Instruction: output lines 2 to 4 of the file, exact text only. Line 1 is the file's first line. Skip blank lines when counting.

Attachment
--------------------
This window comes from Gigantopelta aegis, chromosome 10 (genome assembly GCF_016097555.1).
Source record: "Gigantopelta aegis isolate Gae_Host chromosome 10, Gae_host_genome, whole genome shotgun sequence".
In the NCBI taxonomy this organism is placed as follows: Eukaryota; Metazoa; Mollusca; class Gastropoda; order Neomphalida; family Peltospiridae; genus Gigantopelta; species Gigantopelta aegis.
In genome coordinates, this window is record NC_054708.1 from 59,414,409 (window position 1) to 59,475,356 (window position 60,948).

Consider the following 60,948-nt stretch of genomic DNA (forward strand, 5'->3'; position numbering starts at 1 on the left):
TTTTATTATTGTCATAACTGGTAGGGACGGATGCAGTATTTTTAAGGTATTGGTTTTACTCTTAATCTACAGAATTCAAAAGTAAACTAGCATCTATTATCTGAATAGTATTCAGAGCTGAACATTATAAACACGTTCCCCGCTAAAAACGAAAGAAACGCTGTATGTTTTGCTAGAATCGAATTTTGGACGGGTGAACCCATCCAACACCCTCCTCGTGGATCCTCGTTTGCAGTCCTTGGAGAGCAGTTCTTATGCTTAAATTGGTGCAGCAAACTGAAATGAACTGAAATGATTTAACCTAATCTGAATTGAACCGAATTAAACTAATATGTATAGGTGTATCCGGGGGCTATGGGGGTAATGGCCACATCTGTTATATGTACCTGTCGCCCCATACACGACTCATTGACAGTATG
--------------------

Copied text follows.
Source record: "Gigantopelta aegis isolate Gae_Host chromosome 10, Gae_host_genome, whole genome shotgun sequence".
In the NCBI taxonomy this organism is placed as follows: Eukaryota; Metazoa; Mollusca; class Gastropoda; order Neomphalida; family Peltospiridae; genus Gigantopelta; species Gigantopelta aegis.
In genome coordinates, this window is record NC_054708.1 from 59,414,409 (window position 1) to 59,475,356 (window position 60,948).